Careers

Study Japanese. Do Anything.

What can I do with a Japanese major?

The world is more interconnected now than it ever has been before. Knowledge of the diverse languages and cultures of East Asia is vital to our engagement with the global community at large. The study of East Asian languages and cultures is indispensable for many sectors, including business, humanities, social sciences, communications, technology, and the arts. Japanese majors find full-time employment in a variety of positions, enroll in graduate school, service programs, join the military, or launch independent projects after graduation.

Skills you'll learn

  • Effective oral communication
  • Strong writing
  • Team Work
  • Critical thinking and analytical reasoning
  • Ability to apply knowledge to real-world settings
  • Ethical judgement and decision making
  • Ability to analyze and solve problems with people from different backgrounds
  • Research and Data Analysis
  • Cultural Sensitivity
  • Social Adaptability

Beth Gee

Foreign service officer, Office of Japanese Affairs, U.S. Department of State

"The Japanese program at Notre Dame has an excellent faculty and course selection, as well as wonderful study abroad opportunities. Because it's a small program, you have excellent access to your professors and build a close-knit community with other students in the major." said Beth Gee, Japanese and political science major. "I use what I learned about Japan's history, culture, and politics on a daily basis in my work advancing U.S. - Japan bilateral relations. Additionally, I use my Japanese language ability when I interact with Japanese government officials, business representatives, civil society, and private citizens."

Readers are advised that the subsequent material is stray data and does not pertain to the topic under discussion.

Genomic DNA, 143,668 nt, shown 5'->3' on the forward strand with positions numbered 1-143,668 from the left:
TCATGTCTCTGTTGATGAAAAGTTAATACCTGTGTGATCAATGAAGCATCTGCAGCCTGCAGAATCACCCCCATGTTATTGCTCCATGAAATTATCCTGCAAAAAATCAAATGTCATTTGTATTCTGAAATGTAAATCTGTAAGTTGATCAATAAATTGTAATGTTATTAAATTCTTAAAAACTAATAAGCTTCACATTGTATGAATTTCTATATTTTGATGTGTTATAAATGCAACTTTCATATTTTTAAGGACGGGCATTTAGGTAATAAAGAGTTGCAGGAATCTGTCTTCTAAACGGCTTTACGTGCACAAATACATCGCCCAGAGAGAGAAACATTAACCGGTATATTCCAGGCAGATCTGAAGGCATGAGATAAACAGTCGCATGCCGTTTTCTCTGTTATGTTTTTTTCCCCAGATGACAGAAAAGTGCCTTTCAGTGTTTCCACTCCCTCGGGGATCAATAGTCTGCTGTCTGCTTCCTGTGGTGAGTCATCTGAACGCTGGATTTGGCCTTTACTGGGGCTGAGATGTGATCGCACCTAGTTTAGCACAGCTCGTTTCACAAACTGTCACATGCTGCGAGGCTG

• Beth Gee

    Foreign service officer, Office of Japanese Affairs, U.S. Department of State

    "The Japanese program at Notre Dame has an excellent faculty and course selection, as well as wonderful study abroad opportunities. Because it's a small program, you have excellent access to your professors and build a close-knit community with other students in the major." said Beth Gee, Japanese and political science major. "I use what I learned about Japan's history, culture, and politics on a daily basis in my work advancing U.S. - Japan bilateral relations. Additionally, I use my Japanese language ability when I interact with Japanese government officials, business representatives, civil society, and private citizens."

     

  • Joshua Kuiper '18

    Assistant Language Teacher, JET Program

    Johnua Kuiper studied Japanese and English. “The relationships I made in Kanazawa—such as with my host family, local university students, and Shinto priests—reminded me of why I began to study Japanese: to connect with the ideas and emotions of a country I have found fascinating since I was a child. On reflection, I find that my studies helped me examine my goals, encouraging me to ask myself, ‘What do I care about? What do I want to do?’”

  • James Moynihan '73

    Director of Intellectual Property, Louis Vuitton Japan

    “English is the spoken tongue throughout the world, but it pays great dividends for you if you make a sincere effort to study and use the language.” said James Moynihan, history major and Japanese minor. “It was most beneficial (to me) and I highly recommend it, and obviously it’s had a very, very positive effect upon my career.”